Howie Movshovitz came to Colorado in 1966 as a VISTA Volunteer and never wanted to leave. After three years in VISTA, he went to graduate school at CU-Boulder and got a PhD in English, focusing on the literature of the Middle Ages.
In the middle of that process, though (and he still loves that literature) he got sidetracked into movies, made three shorts, started writing film criticism and wound up teaching film at the University of Colorado-Denver. He continues to teach in UCD’s College of Arts & Media.
He has been reviewing films on public radio since 1976 (first review: Robert Altman’s Buffalo Bill and the Indians). Along the way he spent nine years as the film critic of The Denver Post, and has been contributing features on film subjects to NPR since 1987.
Joshua Oppenheimer's sequel to the award-winning documentary The Act of Killing follows an optician seeking to confront the men who killed his brother during the Indonesian genocide.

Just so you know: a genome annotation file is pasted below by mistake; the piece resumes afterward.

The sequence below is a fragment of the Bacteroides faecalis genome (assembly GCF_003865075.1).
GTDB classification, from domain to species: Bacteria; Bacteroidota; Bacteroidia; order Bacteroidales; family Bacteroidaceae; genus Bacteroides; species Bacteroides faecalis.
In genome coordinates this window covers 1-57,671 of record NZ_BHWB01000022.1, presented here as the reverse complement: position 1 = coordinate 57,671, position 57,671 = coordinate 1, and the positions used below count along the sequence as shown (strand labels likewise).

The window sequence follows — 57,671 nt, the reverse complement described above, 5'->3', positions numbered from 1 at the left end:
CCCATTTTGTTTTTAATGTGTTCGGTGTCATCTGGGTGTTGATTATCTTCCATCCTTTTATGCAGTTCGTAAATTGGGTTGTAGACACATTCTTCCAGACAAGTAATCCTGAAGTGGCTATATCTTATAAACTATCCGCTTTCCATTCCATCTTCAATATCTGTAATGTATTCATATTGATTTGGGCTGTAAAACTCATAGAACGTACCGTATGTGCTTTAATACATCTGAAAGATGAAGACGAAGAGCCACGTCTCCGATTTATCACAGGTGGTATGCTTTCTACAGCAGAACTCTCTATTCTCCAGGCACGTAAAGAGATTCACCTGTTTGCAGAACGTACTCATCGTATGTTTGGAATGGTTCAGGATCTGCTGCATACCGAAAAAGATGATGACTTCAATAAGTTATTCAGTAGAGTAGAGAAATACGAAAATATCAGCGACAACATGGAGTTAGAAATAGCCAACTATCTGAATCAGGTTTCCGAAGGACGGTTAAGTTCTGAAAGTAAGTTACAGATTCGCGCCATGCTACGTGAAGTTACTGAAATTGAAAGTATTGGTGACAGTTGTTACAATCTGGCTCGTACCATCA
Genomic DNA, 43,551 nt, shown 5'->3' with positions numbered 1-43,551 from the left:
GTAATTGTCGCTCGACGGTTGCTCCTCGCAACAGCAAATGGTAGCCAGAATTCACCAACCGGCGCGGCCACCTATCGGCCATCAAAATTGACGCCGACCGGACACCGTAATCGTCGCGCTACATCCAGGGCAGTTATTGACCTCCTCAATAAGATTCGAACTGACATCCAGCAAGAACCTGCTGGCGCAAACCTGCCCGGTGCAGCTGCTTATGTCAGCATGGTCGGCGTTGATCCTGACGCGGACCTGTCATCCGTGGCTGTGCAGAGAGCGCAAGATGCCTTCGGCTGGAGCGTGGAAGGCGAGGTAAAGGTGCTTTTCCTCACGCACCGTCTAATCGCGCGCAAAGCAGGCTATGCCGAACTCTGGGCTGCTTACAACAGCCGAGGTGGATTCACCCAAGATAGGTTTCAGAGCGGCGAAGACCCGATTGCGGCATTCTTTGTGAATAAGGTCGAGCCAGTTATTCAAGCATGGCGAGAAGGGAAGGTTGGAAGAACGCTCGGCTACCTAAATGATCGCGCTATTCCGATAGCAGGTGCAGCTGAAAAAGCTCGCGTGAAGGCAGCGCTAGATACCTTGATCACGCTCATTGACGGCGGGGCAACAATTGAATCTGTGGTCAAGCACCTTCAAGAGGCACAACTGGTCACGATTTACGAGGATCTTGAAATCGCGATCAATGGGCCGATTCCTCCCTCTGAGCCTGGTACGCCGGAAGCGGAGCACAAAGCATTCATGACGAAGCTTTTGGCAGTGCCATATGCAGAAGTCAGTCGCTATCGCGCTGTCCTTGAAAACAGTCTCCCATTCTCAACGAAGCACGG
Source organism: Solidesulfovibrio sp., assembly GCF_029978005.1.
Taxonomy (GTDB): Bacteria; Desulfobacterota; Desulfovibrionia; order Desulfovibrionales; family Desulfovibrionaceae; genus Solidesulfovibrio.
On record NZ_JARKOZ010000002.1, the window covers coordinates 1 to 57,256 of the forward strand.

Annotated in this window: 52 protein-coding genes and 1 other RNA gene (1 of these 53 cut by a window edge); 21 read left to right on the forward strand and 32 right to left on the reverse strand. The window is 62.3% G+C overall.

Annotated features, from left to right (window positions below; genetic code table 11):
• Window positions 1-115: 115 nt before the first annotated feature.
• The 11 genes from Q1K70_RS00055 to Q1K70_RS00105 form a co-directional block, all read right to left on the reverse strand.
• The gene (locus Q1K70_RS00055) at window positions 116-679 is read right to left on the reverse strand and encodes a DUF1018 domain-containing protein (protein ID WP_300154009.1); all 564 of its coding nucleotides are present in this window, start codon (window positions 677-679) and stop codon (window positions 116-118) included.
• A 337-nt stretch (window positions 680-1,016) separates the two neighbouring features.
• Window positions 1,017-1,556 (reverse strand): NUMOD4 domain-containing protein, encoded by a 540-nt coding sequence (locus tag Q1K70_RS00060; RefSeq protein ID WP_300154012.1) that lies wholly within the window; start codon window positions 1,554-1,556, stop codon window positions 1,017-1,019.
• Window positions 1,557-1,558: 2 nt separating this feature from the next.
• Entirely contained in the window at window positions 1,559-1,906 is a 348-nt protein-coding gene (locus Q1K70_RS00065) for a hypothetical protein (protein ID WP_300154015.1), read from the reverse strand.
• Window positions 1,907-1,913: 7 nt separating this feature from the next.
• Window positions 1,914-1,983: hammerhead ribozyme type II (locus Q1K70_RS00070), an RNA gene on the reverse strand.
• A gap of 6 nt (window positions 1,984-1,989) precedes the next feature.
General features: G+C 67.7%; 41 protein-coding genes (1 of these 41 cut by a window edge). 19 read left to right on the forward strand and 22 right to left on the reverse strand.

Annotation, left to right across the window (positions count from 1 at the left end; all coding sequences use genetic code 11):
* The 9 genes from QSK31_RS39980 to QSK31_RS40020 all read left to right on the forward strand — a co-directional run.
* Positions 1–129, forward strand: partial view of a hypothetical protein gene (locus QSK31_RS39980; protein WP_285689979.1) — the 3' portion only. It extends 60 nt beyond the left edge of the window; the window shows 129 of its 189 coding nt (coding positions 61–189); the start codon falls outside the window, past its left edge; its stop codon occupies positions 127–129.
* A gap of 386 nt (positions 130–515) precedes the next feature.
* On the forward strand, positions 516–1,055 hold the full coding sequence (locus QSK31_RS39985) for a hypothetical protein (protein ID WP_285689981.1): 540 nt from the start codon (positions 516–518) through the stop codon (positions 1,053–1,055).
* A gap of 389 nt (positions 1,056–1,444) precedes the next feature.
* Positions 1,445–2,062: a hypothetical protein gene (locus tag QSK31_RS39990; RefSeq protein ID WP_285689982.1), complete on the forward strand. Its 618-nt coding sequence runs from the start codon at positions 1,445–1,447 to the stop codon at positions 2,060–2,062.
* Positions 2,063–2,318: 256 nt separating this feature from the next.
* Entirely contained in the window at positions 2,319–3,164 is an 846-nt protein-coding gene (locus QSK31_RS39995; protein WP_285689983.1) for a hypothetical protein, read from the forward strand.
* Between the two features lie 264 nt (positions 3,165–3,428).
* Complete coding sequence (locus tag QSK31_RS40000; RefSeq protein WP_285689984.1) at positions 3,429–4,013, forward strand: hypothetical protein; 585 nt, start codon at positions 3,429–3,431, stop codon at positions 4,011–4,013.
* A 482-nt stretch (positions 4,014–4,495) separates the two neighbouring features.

The new film from British director Mike Leigh, Mr. Turner, takes up an historical figure: iconic British painter JMW Turner. But it also incorporates another theme of Leigh's: the human story of the working person. Painting was Turner's job and he was as down to earth as a factory worker.
The latest movie from the Belgian filmmakers Jean-Pierre and Luc Dardenne, L'Enfant, is heading to U.S. shores. It won the top prize at last year's Cannes Film Festival. Like the brothers' previous work, it was shot in their hometown, a former industrial powerhouse that has fallen on hard times.
Merian Cooper and Ernest Schoedsack were anthropologists who followed ancient cultures with their cameras. Their dramatic experiences as documentary filmmakers informed their mythical, fictional masterpiece about a lost world and its secret creature, King Kong.